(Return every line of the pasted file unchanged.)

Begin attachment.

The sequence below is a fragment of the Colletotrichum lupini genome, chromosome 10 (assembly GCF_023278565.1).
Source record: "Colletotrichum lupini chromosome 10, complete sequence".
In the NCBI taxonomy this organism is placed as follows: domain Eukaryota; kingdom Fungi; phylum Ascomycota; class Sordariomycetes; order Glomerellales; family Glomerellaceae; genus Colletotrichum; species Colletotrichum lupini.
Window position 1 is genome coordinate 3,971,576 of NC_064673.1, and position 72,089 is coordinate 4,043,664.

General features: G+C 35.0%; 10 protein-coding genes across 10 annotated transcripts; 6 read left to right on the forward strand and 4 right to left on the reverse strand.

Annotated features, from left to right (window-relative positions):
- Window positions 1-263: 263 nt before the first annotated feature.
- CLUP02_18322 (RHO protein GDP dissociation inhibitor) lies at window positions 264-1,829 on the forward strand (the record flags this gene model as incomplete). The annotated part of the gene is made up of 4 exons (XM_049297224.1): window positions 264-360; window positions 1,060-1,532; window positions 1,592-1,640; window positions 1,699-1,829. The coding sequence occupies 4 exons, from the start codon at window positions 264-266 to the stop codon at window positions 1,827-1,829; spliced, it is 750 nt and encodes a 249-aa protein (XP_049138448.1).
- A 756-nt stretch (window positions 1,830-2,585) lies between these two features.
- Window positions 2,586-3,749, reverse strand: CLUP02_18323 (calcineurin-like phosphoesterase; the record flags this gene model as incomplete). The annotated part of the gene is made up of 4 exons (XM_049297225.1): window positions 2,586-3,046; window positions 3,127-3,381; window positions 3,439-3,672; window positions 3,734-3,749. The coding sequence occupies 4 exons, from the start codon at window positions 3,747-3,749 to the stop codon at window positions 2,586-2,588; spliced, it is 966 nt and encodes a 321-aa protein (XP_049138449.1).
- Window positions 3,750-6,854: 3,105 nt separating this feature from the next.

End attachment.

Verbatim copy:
The sequence below is a fragment of the Colletotrichum lupini genome, chromosome 10 (assembly GCF_023278565.1).
Source record: "Colletotrichum lupini chromosome 10, complete sequence".
In the NCBI taxonomy this organism is placed as follows: domain Eukaryota; kingdom Fungi; phylum Ascomycota; class Sordariomycetes; order Glomerellales; family Glomerellaceae; genus Colletotrichum; species Colletotrichum lupini.
Window position 1 is genome coordinate 3,971,576 of NC_064673.1, and position 72,089 is coordinate 4,043,664.

General features: G+C 35.0%; 10 protein-coding genes across 10 annotated transcripts; 6 read left to right on the forward strand and 4 right to left on the reverse strand.

Annotated features, from left to right (window-relative positions):
- Window positions 1-263: 263 nt before the first annotated feature.
- CLUP02_18322 (RHO protein GDP dissociation inhibitor) lies at window positions 264-1,829 on the forward strand (the record flags this gene model as incomplete). The annotated part of the gene is made up of 4 exons (XM_049297224.1): window positions 264-360; window positions 1,060-1,532; window positions 1,592-1,640; window positions 1,699-1,829. The coding sequence occupies 4 exons, from the start codon at window positions 264-266 to the stop codon at window positions 1,827-1,829; spliced, it is 750 nt and encodes a 249-aa protein (XP_049138448.1).
- A 756-nt stretch (window positions 1,830-2,585) lies between these two features.
- Window positions 2,586-3,749, reverse strand: CLUP02_18323 (calcineurin-like phosphoesterase; the record flags this gene model as incomplete). The annotated part of the gene is made up of 4 exons (XM_049297225.1): window positions 2,586-3,046; window positions 3,127-3,381; window positions 3,439-3,672; window positions 3,734-3,749. The coding sequence occupies 4 exons, from the start codon at window positions 3,747-3,749 to the stop codon at window positions 2,586-2,588; spliced, it is 966 nt and encodes a 321-aa protein (XP_049138449.1).
- Window positions 3,750-6,854: 3,105 nt separating this feature from the next.